The End of the Alphabet
by Calvin Bedient
SHE BROODS, like a bird whose nest has never felt a birth, with a grief that "needs to be and is in the end, anyway." (As Paul Valéry put it, the body is "in the end ... our most redoubtable antagonist"). An umbilical cord. Complications. An unspecified difficult choice. Asphyxiation. A life lost in a life lost. Lost but hanging around, hanging on: "We can enter into hell and still sit down for Sunday dinner."
The father of the child is, well, inadequate as she presses her face on the wood floor as if to close its wound: floor, grieve no more, I am your ceiling. The man she lives with now (perhaps the same man) doesn't know how to bring her all the way back, either, but has wiles: "His hand urging out of her deep surrender what / on its own could not. How he holds her down holds him down."
The poetry she heroically writes to "unhyphen the self from the past" threatens to free her-"Shut up, Shut up"-from the loss that has become the "it," the only proof, the negative metaphysics of her life. How to live with "all the loss lost"? Does she make too much of her stagnancy, "the drainage blocked by ... leaves, moss, dirt the wind put here?" So be it: "I apologize but I do not apologize." It's both wrong and right, this grief. Sweetness is greater ("I know to desire / sweetness"), but only in a way, for there is an integrity to grief. And the mind-here at once analysand and analyst ("to sit next to the self. // to wait")-is freeing, but, again, only in a way: "Forgive me. / this struggle to exuberance, for as much as I love the mind // it is there we lose."
Something of all this, but much more complex, wavering, crumbling, outside ("Dear, heart, you break in two. You do not break into"), and dogged, is the severe "plot" of Claudia Rankine's second book of poems, The End of the Alphabet. But no one will find it quickly or easily. (Turn first to page fifty if you want some basic facts.) Its twelve titled sections made up of separated but untitled sub-poems, the poem consists of successive, unhurried, spent waves (not exuberant) of narrativized contemplations, fragmentary brightenings of the rough particles of glum feeling spread around anyhow, in the womb, in the mouth. It cleanses, that is to say, at its own grieving pace. For this sorrow is both enormous and (so it must feel, however against hope) eternal. Utter economy would be futile, because superficial.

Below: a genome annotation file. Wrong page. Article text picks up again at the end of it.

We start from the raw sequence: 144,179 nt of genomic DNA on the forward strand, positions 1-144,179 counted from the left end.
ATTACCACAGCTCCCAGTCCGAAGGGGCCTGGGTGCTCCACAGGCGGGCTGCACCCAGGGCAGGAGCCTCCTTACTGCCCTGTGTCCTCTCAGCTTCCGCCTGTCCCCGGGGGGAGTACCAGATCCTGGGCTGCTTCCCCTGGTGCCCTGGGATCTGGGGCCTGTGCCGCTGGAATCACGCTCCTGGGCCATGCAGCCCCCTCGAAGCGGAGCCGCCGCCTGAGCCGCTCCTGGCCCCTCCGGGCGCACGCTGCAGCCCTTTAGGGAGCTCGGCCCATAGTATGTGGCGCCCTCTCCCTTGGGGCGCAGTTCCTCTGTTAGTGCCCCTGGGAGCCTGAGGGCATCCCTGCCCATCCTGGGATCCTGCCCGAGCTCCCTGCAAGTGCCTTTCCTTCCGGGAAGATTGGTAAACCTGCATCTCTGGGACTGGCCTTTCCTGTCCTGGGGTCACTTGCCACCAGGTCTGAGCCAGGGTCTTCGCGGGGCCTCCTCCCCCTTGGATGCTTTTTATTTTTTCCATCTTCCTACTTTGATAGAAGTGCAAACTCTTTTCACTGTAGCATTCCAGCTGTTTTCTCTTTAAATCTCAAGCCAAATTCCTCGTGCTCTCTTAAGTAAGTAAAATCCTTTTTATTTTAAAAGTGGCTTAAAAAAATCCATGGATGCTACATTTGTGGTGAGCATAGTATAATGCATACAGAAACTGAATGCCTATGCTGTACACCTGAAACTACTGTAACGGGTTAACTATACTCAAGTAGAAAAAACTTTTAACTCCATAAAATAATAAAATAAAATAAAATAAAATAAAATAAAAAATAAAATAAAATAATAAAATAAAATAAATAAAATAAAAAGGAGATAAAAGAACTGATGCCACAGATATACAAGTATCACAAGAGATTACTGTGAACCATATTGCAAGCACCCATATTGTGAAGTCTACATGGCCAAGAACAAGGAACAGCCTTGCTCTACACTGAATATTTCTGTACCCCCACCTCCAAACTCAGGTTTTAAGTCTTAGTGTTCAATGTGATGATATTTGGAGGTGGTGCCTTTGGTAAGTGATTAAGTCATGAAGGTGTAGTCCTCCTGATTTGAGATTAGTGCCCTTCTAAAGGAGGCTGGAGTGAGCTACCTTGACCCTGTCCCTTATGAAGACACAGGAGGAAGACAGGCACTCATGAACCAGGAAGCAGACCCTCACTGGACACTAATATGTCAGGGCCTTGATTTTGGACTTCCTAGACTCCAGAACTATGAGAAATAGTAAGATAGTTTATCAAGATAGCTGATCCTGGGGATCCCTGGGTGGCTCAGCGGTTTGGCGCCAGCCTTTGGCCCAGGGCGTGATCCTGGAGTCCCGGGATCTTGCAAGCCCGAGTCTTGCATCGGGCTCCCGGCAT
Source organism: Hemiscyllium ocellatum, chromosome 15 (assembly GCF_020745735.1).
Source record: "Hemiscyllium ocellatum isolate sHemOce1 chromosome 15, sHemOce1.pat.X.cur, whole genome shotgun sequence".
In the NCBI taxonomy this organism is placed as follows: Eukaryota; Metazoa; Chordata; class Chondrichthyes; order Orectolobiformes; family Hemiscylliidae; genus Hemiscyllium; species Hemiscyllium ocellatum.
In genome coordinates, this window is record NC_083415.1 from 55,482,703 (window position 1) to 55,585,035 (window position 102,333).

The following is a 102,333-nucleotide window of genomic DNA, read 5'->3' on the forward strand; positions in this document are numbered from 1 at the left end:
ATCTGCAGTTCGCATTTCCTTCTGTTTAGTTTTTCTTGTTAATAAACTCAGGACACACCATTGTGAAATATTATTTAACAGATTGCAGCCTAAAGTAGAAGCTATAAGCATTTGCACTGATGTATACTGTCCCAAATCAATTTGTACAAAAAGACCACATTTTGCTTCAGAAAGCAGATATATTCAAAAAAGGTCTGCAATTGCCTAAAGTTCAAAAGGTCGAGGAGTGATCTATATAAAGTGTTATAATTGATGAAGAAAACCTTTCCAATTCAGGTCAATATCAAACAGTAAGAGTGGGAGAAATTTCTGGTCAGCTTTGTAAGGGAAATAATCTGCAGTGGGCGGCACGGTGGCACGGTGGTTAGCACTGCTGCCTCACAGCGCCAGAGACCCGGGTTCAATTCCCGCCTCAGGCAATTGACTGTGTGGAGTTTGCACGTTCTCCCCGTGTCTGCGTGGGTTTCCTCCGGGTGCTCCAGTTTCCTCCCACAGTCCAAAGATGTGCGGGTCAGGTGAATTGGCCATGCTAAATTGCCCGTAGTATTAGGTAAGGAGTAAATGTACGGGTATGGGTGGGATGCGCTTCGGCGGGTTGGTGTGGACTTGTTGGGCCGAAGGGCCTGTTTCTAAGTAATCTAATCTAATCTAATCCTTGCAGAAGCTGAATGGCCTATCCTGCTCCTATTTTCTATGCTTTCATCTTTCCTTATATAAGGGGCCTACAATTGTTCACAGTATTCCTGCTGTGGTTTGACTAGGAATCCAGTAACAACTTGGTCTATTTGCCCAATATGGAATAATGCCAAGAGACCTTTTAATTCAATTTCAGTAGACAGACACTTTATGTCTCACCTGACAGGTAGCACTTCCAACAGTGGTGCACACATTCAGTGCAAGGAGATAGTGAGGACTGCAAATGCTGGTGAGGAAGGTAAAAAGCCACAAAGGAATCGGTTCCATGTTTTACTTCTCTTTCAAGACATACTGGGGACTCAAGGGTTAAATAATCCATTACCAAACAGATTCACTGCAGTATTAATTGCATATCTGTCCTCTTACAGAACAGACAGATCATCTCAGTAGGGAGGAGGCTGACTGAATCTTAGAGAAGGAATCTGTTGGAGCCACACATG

What we have here is not an event, but a life. The poem might seem to end with section nine, "Where is the sea?" in a metaphysical sounding of the physical tragedy:
Or it might seem to close its eyes once and for all in the next "poem," to see the sweet hereafter: "There must be an uninvolved and there, outrageous calm." But it goes on, nonetheless, for sixteen more pages of verse, and with justification, if not with an acute formal necessity-for who can have done with one met in death? Besides, as Kafka thought, writing is an acceptance of endlessness. Here is Rankine: "Unable to leave off, to shut up- // the railing is gone."